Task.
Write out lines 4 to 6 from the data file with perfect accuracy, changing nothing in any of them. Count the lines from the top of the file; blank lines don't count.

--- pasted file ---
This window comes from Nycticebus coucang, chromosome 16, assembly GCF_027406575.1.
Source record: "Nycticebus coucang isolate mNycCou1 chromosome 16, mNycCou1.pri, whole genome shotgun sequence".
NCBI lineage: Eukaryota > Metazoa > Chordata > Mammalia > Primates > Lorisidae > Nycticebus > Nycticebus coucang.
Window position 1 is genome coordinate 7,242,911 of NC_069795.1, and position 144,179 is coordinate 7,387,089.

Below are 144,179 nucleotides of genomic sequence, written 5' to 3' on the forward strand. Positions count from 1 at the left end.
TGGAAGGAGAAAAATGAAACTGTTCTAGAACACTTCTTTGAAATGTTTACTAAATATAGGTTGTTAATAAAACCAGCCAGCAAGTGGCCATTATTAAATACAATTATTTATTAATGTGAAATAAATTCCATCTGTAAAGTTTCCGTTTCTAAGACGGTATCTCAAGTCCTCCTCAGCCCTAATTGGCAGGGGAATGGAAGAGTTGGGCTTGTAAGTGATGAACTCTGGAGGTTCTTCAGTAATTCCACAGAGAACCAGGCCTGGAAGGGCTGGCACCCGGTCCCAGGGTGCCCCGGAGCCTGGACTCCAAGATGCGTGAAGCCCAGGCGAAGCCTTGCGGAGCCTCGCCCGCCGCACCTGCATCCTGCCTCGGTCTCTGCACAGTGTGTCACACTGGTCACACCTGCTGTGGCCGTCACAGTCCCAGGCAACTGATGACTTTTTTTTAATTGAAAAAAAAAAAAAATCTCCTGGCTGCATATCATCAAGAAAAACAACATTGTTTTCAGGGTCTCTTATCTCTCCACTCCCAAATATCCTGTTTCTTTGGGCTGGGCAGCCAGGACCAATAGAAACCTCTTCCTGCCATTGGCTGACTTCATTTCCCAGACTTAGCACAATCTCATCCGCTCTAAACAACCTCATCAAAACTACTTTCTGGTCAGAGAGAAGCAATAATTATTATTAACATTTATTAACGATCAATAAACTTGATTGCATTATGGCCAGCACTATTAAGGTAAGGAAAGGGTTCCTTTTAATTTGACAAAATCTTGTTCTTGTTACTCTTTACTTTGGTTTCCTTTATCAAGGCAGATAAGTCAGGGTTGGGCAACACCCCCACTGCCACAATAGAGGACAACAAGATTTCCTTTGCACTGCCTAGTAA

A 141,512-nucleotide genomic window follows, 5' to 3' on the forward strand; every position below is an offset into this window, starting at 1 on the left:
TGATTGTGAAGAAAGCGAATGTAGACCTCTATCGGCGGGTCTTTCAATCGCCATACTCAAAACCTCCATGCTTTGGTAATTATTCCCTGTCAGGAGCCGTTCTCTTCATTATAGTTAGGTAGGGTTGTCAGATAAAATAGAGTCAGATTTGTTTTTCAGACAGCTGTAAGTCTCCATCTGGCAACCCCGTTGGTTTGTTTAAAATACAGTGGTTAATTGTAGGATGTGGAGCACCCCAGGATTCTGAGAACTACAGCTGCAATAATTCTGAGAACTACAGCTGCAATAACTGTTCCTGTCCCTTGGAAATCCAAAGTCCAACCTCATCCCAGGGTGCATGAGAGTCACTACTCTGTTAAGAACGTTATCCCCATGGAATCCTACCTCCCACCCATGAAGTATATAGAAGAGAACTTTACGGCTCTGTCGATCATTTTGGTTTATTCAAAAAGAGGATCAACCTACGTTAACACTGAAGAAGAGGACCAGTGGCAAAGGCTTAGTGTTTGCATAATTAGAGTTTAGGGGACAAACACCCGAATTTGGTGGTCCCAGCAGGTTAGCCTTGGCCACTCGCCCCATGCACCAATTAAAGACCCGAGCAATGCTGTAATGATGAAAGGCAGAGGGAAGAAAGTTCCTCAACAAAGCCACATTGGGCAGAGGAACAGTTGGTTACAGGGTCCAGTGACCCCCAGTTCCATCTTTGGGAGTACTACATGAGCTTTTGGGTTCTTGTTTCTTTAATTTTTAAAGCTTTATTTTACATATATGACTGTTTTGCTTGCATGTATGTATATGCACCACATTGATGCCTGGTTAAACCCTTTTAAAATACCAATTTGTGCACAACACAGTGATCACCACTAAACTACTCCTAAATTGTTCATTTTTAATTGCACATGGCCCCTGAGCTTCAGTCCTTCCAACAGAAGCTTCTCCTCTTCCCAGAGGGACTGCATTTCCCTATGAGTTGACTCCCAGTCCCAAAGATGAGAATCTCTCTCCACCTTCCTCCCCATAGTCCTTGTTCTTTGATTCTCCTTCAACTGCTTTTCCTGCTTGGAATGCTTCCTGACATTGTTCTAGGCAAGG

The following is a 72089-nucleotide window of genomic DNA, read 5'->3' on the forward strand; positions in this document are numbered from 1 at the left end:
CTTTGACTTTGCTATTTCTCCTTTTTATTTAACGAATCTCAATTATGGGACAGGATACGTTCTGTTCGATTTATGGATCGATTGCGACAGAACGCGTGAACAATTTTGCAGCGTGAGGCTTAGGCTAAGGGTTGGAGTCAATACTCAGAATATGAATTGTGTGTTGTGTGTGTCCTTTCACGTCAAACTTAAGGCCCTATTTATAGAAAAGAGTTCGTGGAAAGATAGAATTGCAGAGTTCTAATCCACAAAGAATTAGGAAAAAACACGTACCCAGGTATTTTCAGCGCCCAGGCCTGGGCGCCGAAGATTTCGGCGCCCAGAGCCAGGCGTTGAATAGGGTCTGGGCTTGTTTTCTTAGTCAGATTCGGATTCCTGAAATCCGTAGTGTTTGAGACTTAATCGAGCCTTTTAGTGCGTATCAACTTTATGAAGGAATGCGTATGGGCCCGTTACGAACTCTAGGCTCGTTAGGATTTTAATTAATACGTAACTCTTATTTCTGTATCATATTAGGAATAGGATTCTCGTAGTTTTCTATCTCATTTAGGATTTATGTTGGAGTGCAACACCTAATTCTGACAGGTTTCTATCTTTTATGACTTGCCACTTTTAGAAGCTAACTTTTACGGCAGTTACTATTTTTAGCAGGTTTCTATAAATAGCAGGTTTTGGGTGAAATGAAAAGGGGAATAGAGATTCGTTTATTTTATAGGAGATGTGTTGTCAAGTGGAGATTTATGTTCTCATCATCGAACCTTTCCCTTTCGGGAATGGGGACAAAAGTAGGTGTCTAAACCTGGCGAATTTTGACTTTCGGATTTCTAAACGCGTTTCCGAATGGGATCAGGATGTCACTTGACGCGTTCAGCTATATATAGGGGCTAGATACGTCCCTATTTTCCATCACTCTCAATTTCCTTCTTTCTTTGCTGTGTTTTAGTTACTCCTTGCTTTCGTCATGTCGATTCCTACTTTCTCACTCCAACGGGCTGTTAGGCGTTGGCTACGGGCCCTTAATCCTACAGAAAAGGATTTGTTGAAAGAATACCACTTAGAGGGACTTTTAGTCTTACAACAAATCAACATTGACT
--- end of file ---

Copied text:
Window position 1 is genome coordinate 7,242,911 of NC_069795.1, and position 144,179 is coordinate 7,387,089.

Below are 144,179 nucleotides of genomic sequence, written 5' to 3' on the forward strand. Positions count from 1 at the left end.
TGGAAGGAGAAAAATGAAACTGTTCTAGAACACTTCTTTGAAATGTTTACTAAATATAGGTTGTTAATAAAACCAGCCAGCAAGTGGCCATTATTAAATACAATTATTTATTAATGTGAAATAAATTCCATCTGTAAAGTTTCCGTTTCTAAGACGGTATCTCAAGTCCTCCTCAGCCCTAATTGGCAGGGGAATGGAAGAGTTGGGCTTGTAAGTGATGAACTCTGGAGGTTCTTCAGTAATTCCACAGAGAACCAGGCCTGGAAGGGCTGGCACCCGGTCCCAGGGTGCCCCGGAGCCTGGACTCCAAGATGCGTGAAGCCCAGGCGAAGCCTTGCGGAGCCTCGCCCGCCGCACCTGCATCCTGCCTCGGTCTCTGCACAGTGTGTCACACTGGTCACACCTGCTGTGGCCGTCACAGTCCCAGGCAACTGATGACTTTTTTTTAATTGAAAAAAAAAAAAAATCTCCTGGCTGCATATCATCAAGAAAAACAACATTGTTTTCAGGGTCTCTTATCTCTCCACTCCCAAATATCCTGTTTCTTTGGGCTGGGCAGCCAGGACCAATAGAAACCTCTTCCTGCCATTGGCTGACTTCATTTCCCAGACTTAGCACAATCTCATCCGCTCTAAACAACCTCATCAAAACTACTTTCTGGTCAGAGAGAAGCAATAATTATTATTAACATTTATTAACGATCAATAAACTTGATTGCATTATGGCCAGCACTATTAAGGTAAGGAAAGGGTTCCTTTTAATTTGACAAAATCTTGTTCTTGTTACTCTTTACTTTGGTTTCCTTTATCAAGGCAGATAAGTCAGGGTTGGGCAACACCCCCACTGCCACAATAGAGGACAACAAGATTTCCTTTGCACTGCCTAGTAA